However, when a patient's pessimistic or fearful attitude is responsible for the poor therapeutic outcome, this is known as the nocebo phenomenon. Many anecdotes and figures can be found in the specialist literature.
Some examples of the nocebo phenomenon:
– A librarian has to go to the hospital every now and then because she has had a narrowing of a heart valve since childhood. Once, the head physician stops by during his rounds and tells his team that this is a classic case of "TS" is. The woman believes "TS stands for "terminal situation, according to which she is about to die. She soon can hardly breathe, fluid collects in her lungs. Even a resident couldn't convince her, though he explained: TS is short for tricuspid valve stenosis, the technical term for her condition. The alarmed chief physician returns to the patient a few hours later to explain the misunderstanding to her in person – but she is already dead, dead of water lung. – At the Eppendorf University Hospital in Hamburg, several test subjects were inflicted with pain using a hot plate. In one run, the subjects were given a painkiller. That's what they were told – and most of the test subjects said they felt hardly any pain at all. In another run, patients were also given the same amount of painkiller, but told it was saline without any effect – whereupon the pain was almost as bad as in another run without any painkiller at all. – And some studies have already proven this: Those who study the package insert of a drug in detail or are informed in detail by the doctor or pharmacist about side effects are also more likely to suffer from these consequences, even if they are only annoying and harmless.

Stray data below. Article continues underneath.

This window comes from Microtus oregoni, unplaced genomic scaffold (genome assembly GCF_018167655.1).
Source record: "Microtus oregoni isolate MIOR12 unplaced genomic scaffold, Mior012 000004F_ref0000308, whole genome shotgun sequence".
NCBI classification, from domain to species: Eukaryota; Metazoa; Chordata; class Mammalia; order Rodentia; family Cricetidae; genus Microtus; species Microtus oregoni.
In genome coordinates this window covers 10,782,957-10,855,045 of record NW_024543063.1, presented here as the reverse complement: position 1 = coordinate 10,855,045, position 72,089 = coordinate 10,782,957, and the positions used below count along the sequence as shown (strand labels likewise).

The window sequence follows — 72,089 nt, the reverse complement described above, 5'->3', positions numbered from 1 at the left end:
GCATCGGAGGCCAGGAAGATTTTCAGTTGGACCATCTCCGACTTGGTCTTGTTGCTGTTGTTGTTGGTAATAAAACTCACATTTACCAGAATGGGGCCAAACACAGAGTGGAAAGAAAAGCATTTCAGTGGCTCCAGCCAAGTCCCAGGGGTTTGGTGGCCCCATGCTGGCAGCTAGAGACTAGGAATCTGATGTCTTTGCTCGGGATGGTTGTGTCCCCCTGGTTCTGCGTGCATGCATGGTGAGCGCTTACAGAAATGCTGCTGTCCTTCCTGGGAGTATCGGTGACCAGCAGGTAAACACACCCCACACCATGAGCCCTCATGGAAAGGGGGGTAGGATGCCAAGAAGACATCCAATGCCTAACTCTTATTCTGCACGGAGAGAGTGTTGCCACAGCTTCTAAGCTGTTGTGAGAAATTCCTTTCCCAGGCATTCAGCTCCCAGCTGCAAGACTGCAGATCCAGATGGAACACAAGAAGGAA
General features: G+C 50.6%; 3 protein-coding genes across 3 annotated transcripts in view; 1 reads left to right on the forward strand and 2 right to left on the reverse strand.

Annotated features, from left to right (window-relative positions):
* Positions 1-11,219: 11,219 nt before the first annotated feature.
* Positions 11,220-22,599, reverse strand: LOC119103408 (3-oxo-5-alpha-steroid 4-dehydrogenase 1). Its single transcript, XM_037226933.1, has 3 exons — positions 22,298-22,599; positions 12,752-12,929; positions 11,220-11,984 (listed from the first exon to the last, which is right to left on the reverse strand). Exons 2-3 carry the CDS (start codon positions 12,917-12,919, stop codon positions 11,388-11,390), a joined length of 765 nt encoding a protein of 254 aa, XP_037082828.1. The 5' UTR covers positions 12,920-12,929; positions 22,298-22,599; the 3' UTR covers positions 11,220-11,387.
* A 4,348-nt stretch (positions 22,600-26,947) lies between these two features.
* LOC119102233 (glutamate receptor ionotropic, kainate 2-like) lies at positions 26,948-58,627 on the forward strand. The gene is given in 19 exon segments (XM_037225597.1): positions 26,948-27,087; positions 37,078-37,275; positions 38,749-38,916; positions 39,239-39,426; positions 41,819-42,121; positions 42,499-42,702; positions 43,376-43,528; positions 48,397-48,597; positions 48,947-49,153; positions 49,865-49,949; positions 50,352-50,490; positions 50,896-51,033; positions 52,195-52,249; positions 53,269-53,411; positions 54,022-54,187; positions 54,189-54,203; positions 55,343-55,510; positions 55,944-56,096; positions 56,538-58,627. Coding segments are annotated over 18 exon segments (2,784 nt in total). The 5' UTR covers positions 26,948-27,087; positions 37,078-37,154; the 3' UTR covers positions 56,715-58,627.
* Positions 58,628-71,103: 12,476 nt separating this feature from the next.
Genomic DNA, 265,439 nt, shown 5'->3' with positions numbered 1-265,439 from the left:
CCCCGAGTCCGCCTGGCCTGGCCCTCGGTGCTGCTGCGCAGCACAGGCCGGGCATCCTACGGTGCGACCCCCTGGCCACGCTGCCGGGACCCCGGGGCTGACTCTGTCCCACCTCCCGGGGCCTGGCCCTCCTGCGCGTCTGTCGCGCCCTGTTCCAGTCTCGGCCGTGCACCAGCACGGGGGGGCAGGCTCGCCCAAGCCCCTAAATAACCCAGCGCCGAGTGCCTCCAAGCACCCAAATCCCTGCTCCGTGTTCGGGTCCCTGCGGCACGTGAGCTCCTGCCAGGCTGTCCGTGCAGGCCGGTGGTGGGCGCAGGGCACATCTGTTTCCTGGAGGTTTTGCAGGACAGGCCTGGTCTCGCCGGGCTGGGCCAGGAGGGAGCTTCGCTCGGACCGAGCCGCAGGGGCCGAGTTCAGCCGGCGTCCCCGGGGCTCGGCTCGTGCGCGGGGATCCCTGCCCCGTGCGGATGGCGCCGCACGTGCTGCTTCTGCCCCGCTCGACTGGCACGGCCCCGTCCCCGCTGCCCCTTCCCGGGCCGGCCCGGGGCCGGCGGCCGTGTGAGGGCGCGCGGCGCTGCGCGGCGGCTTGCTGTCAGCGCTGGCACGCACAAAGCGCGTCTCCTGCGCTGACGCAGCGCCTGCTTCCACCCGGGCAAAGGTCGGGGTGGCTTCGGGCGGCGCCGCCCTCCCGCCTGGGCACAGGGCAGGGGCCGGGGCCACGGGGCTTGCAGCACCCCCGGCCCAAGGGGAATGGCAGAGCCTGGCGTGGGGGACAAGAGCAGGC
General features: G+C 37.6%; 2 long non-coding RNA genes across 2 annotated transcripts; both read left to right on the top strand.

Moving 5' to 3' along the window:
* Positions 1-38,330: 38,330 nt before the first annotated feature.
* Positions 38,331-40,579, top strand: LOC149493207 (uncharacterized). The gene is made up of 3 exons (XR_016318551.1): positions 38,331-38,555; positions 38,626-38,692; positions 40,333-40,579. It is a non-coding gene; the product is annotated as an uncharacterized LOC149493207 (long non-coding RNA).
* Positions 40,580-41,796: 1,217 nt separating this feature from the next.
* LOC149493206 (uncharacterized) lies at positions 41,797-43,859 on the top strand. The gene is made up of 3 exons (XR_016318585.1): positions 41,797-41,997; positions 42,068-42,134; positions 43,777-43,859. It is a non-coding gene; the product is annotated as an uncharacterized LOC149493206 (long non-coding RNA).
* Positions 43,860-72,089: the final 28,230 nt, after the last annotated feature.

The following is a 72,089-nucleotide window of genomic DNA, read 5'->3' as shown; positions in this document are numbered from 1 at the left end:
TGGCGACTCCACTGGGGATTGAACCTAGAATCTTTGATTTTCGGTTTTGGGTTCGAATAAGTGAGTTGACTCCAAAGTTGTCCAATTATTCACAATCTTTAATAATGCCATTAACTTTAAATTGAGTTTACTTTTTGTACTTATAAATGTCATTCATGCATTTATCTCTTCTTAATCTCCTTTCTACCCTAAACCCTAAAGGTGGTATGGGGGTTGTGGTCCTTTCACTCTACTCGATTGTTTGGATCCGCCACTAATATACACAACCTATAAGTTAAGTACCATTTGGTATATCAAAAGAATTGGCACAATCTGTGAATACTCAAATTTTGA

Still unclear: exactly how the nocebo phenomenon arises
Unintended negative suggestion or self-fulfilling prophecy: this is how experts explain the nocebo effect, among other things. Doctors and researchers do not yet know exactly what goes on in the body during this process.
However, the experts do have a few explanations for the nocebo phenomenon. One idea is: A patient is given a drug. Expect side effects or that symptoms will worsen.
These negative expectations lower the level of endorphins – and less of these so-called happy hormones in the blood can actually make the patient feel worse and be more sensitive to pain.
At the same time, when the body expects something negative, it sometimes releases the neurotransmitter cholecystokinin. This is a hormone that acts as a neurotransmitter in the brain and may be involved when a feeling of anxiety or panic develops.
In addition, studies using brain scans have shown: Pain-processing brain regions are activated – as if the brain senses pain even when no pain receptors have been irritated.
Nocebo studies would be ethically questionable